Led by Artistic Director Ethan Stiefel, and with a distinctive reputation for innovation and individuality, American Repertory Ballet (ARB) is recognized as one of the state's premier performing arts organizations. Presenting classical repertory alongside new and existing contemporary work, ARB is a founding resident company of the New Brunswick Performing Arts Center while also performing in major venues across New Jersey and beyond for an annual audience of more than 30,000. Founded in 1954 as the Princeton Ballet Society, ARB has been consistently designated a “Major Arts Institution'' by the New Jersey State Council on the Arts for the past two decades and has repeatedly been awarded a Citation of Excellence by the Council. The company has been recognized by the National Endowment for the Arts and other major foundations and leaders in the field as a prominent force in the field of dance.

About The Princeton Festival

The Princeton Festival is the Princeton Symphony Orchestra's flagship summer program showcasing the performing arts. Founded in 2004, the Princeton Festival quickly established a reputation for artistic excellence and innovative programming. Every year in June, thousands of people from the mid-Atlantic region and beyond come to the Festival to enjoy the quality and variety of its programs. Offerings include opera, musical theater, dance, orchestra and chamber music, and a constantly evolving selection of other genres, including jazz, world music, choral concerts, and country music. The Festival has long-standing partnerships with public libraries and local churches, and promotes life-long learning in the arts through free educational lectures presented to a wide and diverse community. 

Accessibility

The Princeton Symphony Orchestra is committed to ensuring all programming is accessible for everyone, working with venues such as Morven Museum & Garden and Trinity Church to provide needed services. Contact ADA Coordinator Mika Godbole for questions about available services at mgodbole@princetonsymphony.org or (609) 905-0931. Note: some services require at least two weeks' notice to arrange.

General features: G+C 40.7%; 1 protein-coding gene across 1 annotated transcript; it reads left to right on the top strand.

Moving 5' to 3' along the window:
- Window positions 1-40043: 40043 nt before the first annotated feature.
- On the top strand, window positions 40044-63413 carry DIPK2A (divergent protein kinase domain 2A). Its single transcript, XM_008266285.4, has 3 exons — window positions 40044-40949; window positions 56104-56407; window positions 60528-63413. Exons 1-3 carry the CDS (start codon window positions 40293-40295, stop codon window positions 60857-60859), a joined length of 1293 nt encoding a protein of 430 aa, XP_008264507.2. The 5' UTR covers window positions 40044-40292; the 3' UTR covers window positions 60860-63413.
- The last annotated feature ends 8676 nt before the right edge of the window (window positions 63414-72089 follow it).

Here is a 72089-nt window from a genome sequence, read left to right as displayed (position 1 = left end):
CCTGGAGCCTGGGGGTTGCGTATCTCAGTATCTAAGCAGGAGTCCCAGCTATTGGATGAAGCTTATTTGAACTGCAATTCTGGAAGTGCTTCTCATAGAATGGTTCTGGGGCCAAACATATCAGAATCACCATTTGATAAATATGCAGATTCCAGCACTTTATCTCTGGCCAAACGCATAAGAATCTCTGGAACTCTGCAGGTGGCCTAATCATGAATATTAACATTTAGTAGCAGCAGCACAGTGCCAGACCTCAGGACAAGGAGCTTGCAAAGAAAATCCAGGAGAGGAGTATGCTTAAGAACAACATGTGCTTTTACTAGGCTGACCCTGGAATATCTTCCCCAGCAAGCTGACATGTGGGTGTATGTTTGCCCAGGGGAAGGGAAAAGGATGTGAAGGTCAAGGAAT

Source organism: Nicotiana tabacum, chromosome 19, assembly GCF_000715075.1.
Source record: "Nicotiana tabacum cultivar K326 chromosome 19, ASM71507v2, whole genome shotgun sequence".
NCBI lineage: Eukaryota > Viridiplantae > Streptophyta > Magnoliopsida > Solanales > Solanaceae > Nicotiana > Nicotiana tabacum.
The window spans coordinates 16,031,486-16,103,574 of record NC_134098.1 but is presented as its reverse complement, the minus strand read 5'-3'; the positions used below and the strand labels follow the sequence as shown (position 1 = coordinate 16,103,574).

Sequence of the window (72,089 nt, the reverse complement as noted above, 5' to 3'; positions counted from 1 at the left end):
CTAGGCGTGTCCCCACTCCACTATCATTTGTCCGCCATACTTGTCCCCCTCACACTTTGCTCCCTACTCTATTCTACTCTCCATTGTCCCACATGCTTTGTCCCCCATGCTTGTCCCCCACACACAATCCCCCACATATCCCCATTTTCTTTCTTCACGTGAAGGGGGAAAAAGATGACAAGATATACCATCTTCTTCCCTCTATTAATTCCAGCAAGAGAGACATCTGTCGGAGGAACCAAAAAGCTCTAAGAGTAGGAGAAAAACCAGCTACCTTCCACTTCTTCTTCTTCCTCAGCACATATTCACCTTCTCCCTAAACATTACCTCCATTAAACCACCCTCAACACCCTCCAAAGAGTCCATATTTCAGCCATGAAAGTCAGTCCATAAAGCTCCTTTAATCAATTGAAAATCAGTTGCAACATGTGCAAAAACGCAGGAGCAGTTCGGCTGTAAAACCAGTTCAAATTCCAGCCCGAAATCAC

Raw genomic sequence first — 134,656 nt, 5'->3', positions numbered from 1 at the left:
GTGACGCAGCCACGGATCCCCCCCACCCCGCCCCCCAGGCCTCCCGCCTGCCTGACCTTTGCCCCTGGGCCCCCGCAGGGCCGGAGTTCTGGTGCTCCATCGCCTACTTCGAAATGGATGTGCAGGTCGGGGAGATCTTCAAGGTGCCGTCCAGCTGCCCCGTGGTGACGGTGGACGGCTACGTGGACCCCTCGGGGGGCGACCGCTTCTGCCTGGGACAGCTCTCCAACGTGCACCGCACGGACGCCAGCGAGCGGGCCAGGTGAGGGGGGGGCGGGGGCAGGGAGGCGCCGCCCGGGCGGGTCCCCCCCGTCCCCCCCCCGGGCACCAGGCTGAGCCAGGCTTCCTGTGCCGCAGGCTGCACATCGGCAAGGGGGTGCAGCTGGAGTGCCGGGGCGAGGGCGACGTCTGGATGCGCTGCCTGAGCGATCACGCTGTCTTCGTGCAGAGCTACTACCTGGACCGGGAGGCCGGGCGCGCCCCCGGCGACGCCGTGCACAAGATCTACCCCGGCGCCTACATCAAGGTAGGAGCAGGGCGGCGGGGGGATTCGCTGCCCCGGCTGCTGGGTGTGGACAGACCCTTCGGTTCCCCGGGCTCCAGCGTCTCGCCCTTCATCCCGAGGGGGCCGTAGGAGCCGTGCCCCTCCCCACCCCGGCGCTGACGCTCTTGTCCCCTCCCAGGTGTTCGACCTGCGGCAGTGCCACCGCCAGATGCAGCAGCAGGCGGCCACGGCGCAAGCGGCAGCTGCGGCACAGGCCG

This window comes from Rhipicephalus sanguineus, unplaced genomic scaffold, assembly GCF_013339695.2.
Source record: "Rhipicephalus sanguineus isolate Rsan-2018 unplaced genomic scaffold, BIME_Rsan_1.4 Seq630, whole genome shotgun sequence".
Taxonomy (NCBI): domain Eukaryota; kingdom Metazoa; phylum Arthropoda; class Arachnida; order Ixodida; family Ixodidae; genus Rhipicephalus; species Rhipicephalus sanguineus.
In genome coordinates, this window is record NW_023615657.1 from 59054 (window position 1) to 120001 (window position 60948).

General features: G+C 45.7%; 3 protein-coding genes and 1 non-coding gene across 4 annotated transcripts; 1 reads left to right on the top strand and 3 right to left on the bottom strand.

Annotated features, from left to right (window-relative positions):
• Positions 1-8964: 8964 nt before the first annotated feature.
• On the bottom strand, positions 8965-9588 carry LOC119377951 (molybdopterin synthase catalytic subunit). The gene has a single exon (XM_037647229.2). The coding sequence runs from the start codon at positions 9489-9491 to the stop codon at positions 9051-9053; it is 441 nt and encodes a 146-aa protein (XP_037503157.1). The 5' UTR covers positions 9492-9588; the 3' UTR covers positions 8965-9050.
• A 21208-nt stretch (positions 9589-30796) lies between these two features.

Programs, artists, dates, and times are subject to change.

ABOUT THE PRINCETON SYMPHONY ORCHESTRA

The Princeton Symphony Orchestra (PSO) is a cultural centerpiece of the Princeton community and one of New Jersey's finest music organizations, a position established through performances of beloved masterworks, innovative music by living composers, and an extensive network of educational programs offered to area students free of charge. Led by Edward T. Cone Music Director Rossen Milanov, the PSO presents orchestral, pops, and chamber music programs of the highest artistic quality, supported by lectures and related events that supplement the concert experience. Its flagship summer program the Princeton Festival brings an array of performing arts and artists to Princeton during multiple weeks in June. Through PSO BRAVO!, the orchestra produces wide-reaching and impactful education programs in partnership with local schools and arts organizations that culminate in students attending a live orchestral performance. The PSO receives considerable support from the Princeton community and the New Jersey State Council on the Arts, regularly garnering NJSCA's highest honor. Recognition of engaging residencies and concerts has come from the National Endowment for the Arts, and the PSO's commitment to new music has been acknowledged with an ASCAP Award for Adventurous Programming and a Copland Fund Award. The only independent, professional orchestra to make its home in Princeton, the PSO performs at historic Richardson Auditorium on the campus of Princeton University.